There will probably be many people after the Springboks’ 32-12 win over England that enabled South Africa to annex the Rugby World Cup for the third time who will be ready now to acknowledge coach Rassie Erasmus for being the genius that he is.
He was reluctant afterwards to blow his own trumpet, but he was ready to acknowledge the huge role in the victory that was played by the much talked about six/two split between forwards and backs that enabled his much fresher and less fatigued scrum to dominate the England eight in that crucial aspect of the game.
England did lose Kyle Sinckler early and that was a big loss to them, but full credit should still go to the magnificent Bok eight that scrummed England into the ground in the first half and laid the platform for their emphatic win.
There were no less than five scrum penalties against England before halftime and that enabled the Boks to take a vice-like grip on the game.
With the defence being as physical and as strong as it has been all tournament, and the lineout putting England under pressure in that phase, it all added up to an evening where England just struggled to breathe and were eventually suffocated by a Bok team that also brought many more additional innovative touches to their game than what they’d shown previously in the tournament.
But it was the scrum that led the way, that galvanised the South Africans and subdued England, and Erasmus reckons it was all down to management and that six/two split.
“I don’t want to sound clever but our scrumming dominance was a just a spin off from the way we played and approached our previous games,” he said.
“That six/two split, as I have said before, has allowed us to manage the players very well. The props we played have all played more or less the same number of minutes, unlike England. Guys like Sinckler have taken on a heavy load of 60 to 70 minutes every game, and maybe that came back at them.
“There was no fatigue element in the scrums for us, whereas maybe there was for them. Our guys have been used sparingly so they were very fresh and ready to give it a full go. It paid off for us tonight. Player management benefitted us in terms of fatigue. Dan Cole was given a hard time tonight but he is not a bad scrummager. Our guys are just fresh and that makes a big difference.”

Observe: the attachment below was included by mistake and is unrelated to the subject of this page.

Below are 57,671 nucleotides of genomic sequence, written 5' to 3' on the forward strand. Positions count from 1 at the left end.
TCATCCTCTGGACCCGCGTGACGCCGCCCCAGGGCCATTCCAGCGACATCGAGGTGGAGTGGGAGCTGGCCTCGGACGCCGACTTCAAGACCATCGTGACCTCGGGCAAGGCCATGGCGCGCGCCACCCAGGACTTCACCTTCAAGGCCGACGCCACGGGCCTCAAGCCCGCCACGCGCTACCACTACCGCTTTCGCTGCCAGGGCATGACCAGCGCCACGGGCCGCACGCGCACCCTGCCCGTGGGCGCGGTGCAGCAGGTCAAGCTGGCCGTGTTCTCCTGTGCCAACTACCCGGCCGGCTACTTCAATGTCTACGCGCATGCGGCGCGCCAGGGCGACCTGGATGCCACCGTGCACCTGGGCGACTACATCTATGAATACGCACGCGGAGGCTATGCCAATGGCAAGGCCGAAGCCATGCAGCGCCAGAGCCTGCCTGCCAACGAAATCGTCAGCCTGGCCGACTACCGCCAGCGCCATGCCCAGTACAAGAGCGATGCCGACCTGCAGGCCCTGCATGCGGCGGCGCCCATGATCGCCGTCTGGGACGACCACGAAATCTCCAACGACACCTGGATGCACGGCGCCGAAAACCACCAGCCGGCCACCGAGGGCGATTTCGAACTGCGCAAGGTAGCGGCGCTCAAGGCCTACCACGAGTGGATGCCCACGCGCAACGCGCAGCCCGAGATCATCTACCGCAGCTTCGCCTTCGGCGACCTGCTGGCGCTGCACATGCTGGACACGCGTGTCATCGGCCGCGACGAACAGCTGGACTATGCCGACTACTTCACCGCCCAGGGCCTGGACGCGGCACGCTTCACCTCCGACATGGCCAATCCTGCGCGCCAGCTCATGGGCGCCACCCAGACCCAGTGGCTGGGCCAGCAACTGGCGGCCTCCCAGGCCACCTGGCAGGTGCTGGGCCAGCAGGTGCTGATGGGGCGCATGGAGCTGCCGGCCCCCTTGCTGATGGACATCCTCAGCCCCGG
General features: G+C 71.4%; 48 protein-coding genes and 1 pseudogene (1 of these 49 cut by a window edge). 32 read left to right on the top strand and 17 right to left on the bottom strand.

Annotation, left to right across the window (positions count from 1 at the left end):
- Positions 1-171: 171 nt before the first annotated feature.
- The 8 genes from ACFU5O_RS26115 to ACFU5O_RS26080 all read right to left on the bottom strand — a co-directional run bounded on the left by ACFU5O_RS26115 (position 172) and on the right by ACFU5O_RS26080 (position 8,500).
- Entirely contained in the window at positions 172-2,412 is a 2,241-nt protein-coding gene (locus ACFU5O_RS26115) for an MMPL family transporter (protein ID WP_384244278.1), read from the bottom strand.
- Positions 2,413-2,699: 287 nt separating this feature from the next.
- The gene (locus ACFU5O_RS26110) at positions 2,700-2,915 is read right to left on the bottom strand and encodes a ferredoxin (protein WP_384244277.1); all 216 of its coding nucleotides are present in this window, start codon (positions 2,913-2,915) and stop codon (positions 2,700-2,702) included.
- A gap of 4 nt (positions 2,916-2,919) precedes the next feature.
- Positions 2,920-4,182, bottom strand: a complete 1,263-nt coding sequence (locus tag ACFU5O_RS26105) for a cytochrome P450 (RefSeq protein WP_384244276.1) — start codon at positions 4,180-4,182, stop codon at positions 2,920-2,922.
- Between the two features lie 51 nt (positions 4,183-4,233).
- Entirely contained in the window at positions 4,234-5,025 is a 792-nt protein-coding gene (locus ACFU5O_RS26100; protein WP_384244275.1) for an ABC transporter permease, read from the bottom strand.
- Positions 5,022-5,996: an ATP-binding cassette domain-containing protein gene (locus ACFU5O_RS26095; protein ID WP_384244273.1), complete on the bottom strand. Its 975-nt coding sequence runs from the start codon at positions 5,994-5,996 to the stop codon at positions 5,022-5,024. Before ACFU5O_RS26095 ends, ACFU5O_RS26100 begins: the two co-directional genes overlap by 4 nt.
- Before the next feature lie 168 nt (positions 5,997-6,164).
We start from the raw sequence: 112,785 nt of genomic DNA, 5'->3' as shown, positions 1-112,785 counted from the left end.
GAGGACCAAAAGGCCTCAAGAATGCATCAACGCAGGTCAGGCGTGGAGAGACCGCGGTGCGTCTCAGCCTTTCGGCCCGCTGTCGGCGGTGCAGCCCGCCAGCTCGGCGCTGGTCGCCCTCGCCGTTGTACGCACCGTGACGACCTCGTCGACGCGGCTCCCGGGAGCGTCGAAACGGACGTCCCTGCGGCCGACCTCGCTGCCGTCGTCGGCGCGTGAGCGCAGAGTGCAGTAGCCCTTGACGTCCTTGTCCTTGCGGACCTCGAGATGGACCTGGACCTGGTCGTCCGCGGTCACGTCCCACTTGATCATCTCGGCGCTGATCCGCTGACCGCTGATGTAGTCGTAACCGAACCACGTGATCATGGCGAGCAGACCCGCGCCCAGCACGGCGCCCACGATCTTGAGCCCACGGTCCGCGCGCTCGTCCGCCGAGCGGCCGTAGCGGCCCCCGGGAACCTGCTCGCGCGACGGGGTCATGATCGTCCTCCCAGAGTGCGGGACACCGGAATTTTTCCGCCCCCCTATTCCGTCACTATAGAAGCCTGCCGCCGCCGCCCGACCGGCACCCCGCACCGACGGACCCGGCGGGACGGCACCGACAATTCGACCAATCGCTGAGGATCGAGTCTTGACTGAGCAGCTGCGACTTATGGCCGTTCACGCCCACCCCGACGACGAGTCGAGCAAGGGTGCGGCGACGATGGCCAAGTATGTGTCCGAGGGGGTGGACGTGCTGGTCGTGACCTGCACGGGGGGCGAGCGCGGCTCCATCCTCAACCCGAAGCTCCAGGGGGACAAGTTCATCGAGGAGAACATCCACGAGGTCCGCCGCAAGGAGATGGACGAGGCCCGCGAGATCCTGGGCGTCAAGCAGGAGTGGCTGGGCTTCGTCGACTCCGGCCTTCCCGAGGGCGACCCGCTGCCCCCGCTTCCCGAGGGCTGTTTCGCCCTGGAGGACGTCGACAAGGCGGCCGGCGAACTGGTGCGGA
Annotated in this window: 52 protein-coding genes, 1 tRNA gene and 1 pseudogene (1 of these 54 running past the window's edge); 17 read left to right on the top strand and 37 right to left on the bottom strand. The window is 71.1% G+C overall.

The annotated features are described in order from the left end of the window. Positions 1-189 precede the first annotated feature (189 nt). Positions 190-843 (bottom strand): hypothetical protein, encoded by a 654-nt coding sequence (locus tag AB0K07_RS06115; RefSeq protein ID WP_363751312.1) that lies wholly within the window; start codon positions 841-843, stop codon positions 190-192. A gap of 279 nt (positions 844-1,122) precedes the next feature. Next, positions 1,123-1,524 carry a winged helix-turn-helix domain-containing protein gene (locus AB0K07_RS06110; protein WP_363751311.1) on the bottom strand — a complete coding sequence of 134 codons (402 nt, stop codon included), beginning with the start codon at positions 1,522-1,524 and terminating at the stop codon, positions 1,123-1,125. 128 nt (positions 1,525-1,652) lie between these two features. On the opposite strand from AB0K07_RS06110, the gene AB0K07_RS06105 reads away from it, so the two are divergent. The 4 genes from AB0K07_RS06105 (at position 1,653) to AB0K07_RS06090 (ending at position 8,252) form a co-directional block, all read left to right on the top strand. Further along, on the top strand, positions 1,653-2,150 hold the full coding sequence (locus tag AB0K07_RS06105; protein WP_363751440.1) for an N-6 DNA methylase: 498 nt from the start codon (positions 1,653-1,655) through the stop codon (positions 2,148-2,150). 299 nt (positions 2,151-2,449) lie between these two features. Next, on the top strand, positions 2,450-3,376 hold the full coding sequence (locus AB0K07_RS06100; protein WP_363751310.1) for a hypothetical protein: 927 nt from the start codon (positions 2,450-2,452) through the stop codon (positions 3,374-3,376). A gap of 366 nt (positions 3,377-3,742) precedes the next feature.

‘RUGBY SHOULD CREATE HOPE, NOT PRESSURE’
There were many moments in the just 18 months he has been in charge of the Boks that Rassie Erasmus will list as important junctures in the build-up to South Africa’s third World Cup title, but the most recent defeat they suffered might have been their biggest learning.
“We had to be quite honest with each other after that defeat to the All Blacks, it was an important game for us as this was my first Rugby World Cup as a head coach,” said Erasmus.
“So that All Blacks game was a great test run for us, and to be honest it didn’t go well for us, the build-up week and the game itself. We were very tense and talking about a lot of things and worrying about a lot of things. It was a horrible build-up to that pool game.”
Erasmus said that there had been massive pressure on the team going into the game because of the expectation back home and what was on the line in terms of what a win would do for the nation.
But he said as South Africans there had been a lot of practice for it, and that ultimately it wasn’t about pressure but opportunity.
“In South Africa pressure is not having a job, having a close relative murdered. We’ve spoken about this. Rugby should not create pressure but great hope. And you are privileged if you are in a position to be able to give people hope. Hope is when you play well and everyone is braaiing on the Sunday and feeling really good after the game no matter your political or religious differences.
“It is not so much a responsibility but a privilege to be able to try and do that for people,” he added.
Erasmus said that another key to the Bok triumph at this World Cup was the decision that had been made to get the squad together for 20 weeks, which many people felt might be too long.
“We decided long before the Rugby Championship that because we were still quite new as a group and the coaches were new we would need 20 weeks together in order to be competitive at this World Cup. That’s why we chose to come here early to play Japan in the warm-up game. It was not a sacrifice, just a massive honour. We are in week 19 now, next week will be week 20 when we do our trophy tour back home in South Africa.
“I am very proud of the guys. We put everything on the line in our quest to win the World Cup. We did have some luck along the way. But you need that. I am just so proud. We needed this as South Africans, we needed this for the country, we never doubted we could do it if we put in the right planning and preparation.”
“In South Africa, pressure is not having a job. Pressure is one of your close relatives being murdered. Rugby shouldn’t be something that creates pressure, it should be something that creates hope.”
A moving message from Rassie Erasmus.#StrongerTogether
Courtesy of SuperSport